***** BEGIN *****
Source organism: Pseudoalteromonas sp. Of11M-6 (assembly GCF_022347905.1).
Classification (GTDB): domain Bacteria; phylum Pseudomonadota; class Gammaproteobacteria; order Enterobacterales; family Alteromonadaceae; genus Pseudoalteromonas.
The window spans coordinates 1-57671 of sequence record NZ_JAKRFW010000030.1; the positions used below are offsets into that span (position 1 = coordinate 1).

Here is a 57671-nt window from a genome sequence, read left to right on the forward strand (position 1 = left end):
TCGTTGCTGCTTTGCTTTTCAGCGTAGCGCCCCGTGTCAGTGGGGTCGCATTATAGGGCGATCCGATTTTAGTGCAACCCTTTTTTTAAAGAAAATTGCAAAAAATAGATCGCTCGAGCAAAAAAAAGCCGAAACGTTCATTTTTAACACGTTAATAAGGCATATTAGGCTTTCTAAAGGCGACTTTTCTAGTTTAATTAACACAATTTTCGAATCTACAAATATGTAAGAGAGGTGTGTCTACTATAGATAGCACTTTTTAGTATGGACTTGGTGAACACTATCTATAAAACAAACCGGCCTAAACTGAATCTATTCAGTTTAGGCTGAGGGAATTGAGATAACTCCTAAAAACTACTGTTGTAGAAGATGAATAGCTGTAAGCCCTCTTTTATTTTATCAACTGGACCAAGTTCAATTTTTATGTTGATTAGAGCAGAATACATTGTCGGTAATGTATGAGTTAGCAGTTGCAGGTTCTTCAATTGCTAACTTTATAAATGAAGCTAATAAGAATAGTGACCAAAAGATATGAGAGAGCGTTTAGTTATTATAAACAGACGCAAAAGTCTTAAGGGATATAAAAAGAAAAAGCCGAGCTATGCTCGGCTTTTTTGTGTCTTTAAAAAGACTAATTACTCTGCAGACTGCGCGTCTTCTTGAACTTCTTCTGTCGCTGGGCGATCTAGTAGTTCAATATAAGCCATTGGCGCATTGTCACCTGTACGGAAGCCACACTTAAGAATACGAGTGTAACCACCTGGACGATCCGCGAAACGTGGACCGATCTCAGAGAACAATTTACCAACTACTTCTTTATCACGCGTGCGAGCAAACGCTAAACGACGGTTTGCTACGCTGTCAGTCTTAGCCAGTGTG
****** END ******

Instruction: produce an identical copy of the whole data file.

Source organism: Pseudoalteromonas sp. Of11M-6 (assembly GCF_022347905.1).
Classification (GTDB): domain Bacteria; phylum Pseudomonadota; class Gammaproteobacteria; order Enterobacterales; family Alteromonadaceae; genus Pseudoalteromonas.
The window spans coordinates 1-57671 of sequence record NZ_JAKRFW010000030.1; the positions used below are offsets into that span (position 1 = coordinate 1).

Here is a 57671-nt window from a genome sequence, read left to right on the forward strand (position 1 = left end):
TCGTTGCTGCTTTGCTTTTCAGCGTAGCGCCCCGTGTCAGTGGGGTCGCATTATAGGGCGATCCGATTTTAGTGCAACCCTTTTTTTAAAGAAAATTGCAAAAAATAGATCGCTCGAGCAAAAAAAAGCCGAAACGTTCATTTTTAACACGTTAATAAGGCATATTAGGCTTTCTAAAGGCGACTTTTCTAGTTTAATTAACACAATTTTCGAATCTACAAATATGTAAGAGAGGTGTGTCTACTATAGATAGCACTTTTTAGTATGGACTTGGTGAACACTATCTATAAAACAAACCGGCCTAAACTGAATCTATTCAGTTTAGGCTGAGGGAATTGAGATAACTCCTAAAAACTACTGTTGTAGAAGATGAATAGCTGTAAGCCCTCTTTTATTTTATCAACTGGACCAAGTTCAATTTTTATGTTGATTAGAGCAGAATACATTGTCGGTAATGTATGAGTTAGCAGTTGCAGGTTCTTCAATTGCTAACTTTATAAATGAAGCTAATAAGAATAGTGACCAAAAGATATGAGAGAGCGTTTAGTTATTATAAACAGACGCAAAAGTCTTAAGGGATATAAAAAGAAAAAGCCGAGCTATGCTCGGCTTTTTTGTGTCTTTAAAAAGACTAATTACTCTGCAGACTGCGCGTCTTCTTGAACTTCTTCTGTCGCTGGGCGATCTAGTAGTTCAATATAAGCCATTGGCGCATTGTCACCTGTACGGAAGCCACACTTAAGAATACGAGTGTAACCACCTGGACGATCCGCGAAACGTGGACCGATCTCAGAGAACAATTTACCAACTACTTCTTTATCACGCGTGCGAGCAAACGCTAAACGACGGTTTGCTACGCTGTCAGTCTTAGCCAGTGTG